White House Chief of Staff Mark Meadows has brushed off complains the Trump campaign is violating the Hatch Act with brazen use of public treasures, like the White House and Baltimore’s Fort McHenry, to give a 2020 Republican National Convention boost to a beleaguered incumbent.
“Nobody outside the Beltway really cares,” said Meadows.
Meadows might be right, in that the country has witnessed three and a half years of brazen flouting of political norms, often in violation of the law.
As citizens, however, we need face facts: We are being used and the public’s houses, monuments and historic places are being exploited.
I care, thanks to a day back in the springtime of the George H.W. Bush administration. I took part in an interview with Barbara Bush, who referred to her family as the “latest tenants” at 1600 Pennsylvania Avenue.
Mrs. Bush took us through rooms where history was made, occasionally taking a dig at Nancy and Maureen Reagan. We were given a quick look at the Rose Garden, as designed by Rachel “Bunny” Mellon and Jackie Kennedy.
The crabapple trees were in full bloom, and afforded shade on a warm day. The garden was ablaze with colors, which is the way John F. Kennedy had wanted it.
The trees are gone, removed as part of Melania Trump’s redo of the Rose Garden. The trees have been moved to an “offsite location” and will be replanted later.
The new Rose Garden was used Tuesday night when Melania Trump delivered a Republican National Convention speech there, before a carefully picked partisan audience that did not practice physical distancing.
The White House had already been utilized for two 2020 Republican National Convention events. Trump used the premises to pardon an Arizona bank robber who has become active in rehabilitation work. And the incumbent, whose policies have split apart families, swore in five new American citizens.
Consider the brazenness of this act. Thousands are waiting to be sworn in so they can vote in the November election. Trump has famously referred to African nations, El Salvador and Haiti as “[expletive] countries” and asked why the United States can’t welcome more immigrants from Norway.
Secretary of State Mike Pompeo, with ambitions for 2024, interrupted an official trip to Israel to speak to the Convention from the roof of the King David Hotel in Jerusalem. Sure, the camera crews were on the Republican payroll.
But Pompeo was flown to Israel in a plane bearing “United States of America” insignia, and stayed at the King David at government expense.
Pompeo delivered a speech to the Republican National Convention despite a recent directive to employees of his own department: “Senate-confirmed political employees may not even attend a political convention.”
Meanwhile, Fort McHenry in Maryland, of Star Spangled Banner fame, has been closed to the public due to the pandemic.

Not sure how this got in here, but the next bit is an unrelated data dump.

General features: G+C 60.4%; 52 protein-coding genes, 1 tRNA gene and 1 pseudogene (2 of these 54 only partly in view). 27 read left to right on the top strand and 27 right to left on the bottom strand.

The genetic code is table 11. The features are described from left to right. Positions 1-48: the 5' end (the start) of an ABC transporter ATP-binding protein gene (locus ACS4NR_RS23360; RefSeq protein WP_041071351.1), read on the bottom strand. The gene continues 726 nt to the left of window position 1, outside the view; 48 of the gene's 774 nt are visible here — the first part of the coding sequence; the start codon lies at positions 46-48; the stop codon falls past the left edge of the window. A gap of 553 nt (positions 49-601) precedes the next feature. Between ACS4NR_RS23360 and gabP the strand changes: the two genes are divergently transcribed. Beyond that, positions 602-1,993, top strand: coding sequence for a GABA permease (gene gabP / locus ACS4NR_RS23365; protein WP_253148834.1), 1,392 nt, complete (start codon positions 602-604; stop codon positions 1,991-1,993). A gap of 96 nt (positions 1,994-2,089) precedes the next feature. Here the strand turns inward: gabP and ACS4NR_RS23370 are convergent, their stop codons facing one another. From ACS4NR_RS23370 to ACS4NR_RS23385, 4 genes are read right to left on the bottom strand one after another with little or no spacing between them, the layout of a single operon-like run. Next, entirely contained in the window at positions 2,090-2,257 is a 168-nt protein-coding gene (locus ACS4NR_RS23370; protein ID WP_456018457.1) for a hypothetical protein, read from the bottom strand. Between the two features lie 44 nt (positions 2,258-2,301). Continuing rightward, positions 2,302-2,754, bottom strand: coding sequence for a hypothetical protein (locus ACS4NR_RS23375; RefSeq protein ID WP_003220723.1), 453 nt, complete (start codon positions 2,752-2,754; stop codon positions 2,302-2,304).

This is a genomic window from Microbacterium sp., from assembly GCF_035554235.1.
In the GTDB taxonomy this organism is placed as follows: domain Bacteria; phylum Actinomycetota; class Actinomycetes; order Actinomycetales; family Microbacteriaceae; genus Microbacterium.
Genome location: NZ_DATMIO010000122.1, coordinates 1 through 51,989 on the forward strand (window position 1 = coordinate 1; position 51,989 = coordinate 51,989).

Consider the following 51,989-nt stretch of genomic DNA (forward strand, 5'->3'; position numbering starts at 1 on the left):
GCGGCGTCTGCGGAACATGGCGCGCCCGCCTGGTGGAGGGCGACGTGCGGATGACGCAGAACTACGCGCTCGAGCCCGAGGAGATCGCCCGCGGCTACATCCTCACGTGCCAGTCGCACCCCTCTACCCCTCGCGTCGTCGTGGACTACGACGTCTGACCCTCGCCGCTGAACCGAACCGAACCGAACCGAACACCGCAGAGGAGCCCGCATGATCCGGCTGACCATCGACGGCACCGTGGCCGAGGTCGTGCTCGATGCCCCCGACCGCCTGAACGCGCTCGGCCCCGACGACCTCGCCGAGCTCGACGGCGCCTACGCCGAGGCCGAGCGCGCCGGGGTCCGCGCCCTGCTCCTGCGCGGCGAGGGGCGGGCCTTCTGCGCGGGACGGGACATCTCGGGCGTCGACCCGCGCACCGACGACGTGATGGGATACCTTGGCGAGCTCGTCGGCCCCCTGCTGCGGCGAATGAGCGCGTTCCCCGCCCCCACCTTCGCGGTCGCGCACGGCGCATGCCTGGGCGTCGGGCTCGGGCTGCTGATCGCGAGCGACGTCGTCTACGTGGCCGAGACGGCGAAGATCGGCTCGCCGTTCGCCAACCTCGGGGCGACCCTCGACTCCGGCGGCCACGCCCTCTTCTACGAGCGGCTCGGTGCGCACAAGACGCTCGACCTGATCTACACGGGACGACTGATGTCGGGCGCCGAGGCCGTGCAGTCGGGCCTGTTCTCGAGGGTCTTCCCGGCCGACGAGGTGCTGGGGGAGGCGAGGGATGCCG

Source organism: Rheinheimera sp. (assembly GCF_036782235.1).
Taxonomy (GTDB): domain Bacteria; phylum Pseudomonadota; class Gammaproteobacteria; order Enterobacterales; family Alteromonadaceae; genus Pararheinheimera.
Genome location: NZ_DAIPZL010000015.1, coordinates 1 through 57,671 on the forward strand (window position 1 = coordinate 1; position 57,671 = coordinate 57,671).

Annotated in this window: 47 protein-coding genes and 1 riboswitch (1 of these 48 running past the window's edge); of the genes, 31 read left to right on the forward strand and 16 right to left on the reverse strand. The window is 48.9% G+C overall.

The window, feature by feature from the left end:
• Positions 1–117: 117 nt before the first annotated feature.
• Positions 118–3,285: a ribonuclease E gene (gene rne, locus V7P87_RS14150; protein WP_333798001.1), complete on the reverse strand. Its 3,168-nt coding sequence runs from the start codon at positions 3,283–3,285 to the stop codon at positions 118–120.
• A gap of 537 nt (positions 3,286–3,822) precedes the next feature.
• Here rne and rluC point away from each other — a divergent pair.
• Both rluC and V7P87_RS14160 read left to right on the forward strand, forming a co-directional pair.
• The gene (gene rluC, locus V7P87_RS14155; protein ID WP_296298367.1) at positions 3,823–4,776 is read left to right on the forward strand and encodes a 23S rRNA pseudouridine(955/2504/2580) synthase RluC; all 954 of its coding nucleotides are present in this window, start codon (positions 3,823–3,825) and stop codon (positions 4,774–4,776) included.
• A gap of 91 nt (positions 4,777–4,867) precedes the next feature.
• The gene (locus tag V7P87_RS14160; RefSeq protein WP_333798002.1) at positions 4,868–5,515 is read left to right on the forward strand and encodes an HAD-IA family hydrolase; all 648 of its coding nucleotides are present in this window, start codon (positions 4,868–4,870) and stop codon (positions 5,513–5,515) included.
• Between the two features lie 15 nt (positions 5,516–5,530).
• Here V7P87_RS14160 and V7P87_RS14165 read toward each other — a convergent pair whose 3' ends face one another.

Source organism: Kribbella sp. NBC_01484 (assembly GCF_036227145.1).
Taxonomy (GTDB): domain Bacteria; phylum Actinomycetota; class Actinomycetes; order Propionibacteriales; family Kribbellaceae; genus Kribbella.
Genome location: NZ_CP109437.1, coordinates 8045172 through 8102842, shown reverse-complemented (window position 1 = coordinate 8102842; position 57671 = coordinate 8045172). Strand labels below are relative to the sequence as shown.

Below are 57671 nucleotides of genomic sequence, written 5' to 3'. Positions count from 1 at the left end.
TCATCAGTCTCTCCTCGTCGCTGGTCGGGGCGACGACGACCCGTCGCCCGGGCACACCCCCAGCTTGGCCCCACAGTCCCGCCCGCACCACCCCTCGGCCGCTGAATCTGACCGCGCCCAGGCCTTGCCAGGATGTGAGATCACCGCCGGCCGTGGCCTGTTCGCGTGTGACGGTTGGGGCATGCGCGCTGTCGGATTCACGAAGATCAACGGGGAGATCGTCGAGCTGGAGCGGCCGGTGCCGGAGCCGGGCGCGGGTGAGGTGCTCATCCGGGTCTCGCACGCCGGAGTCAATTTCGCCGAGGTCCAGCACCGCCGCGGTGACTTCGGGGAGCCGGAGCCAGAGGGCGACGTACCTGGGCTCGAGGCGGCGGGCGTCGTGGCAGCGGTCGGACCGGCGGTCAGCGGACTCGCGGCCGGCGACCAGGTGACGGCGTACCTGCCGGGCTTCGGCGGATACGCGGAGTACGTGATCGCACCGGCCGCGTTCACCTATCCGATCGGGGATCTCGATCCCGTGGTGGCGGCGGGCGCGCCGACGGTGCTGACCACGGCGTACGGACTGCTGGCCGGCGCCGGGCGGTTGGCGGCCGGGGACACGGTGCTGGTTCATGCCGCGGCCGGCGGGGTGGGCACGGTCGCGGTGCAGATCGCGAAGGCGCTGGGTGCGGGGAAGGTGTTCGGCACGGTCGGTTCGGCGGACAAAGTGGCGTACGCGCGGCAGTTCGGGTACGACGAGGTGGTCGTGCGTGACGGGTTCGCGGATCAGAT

Never mind the exclusion of ordinary people… Vice President Mike Pence delivered his acceptance speech on the premises tonight.
Think for a moment. The one hundred and four year-old National Park Service is the least political of agencies. Yet, the presence of Pence suggests that the NPS supports his renomination and the 2020 Republican ticket.
Trump has twice used Park Service grounds — the public’s parks — for political purposes: a Fourth of July interview with FNC at the Lincoln Memorial and his campaign-style speech at the Mount Rushmore National Monument.
Under the Hatch Act, and rules set down by the Special Counsel, park employees cannot engage in any “activity directed at the success or failure of a political party, partisan political group, or candidate for partisan political office.”
The forty-fifth president has made inquiries about getting his visage on Mount Rushmore. In the meantime, the National Park Service has gone without a Senate-confirmed director for the entirety of Trump’s presidency.
Trump has virtually wiped out the lines between governing and campaign. Other presidents observed informal rules. For instance, H.W. Bush banned campaign strategy sessions from the West Wing, insisting they be held at the residence.
In Trump’s case, he has held forth, using the Rose Garden for a fifty-four-minute July monlogue denouncing Joe Biden and the Democrats. He will deliver his acceptance speech on Thursday night at 1600 Pennsylvania Avenue.
Trump appears to see no distinction between the government and his person.
The Hatch Act can be ignored: It has no enforcement mechanism.
Nobody in high position has dared raise objection to use of the White House.
The rule in this administration: Do what the chief does.
And praise him at every turn.
Trump’s acceptance speech will be followed by one more appropriation of public property and an enduring national symbol: There will be a fireworks display over the Washington Monument, the tallest building in D.C.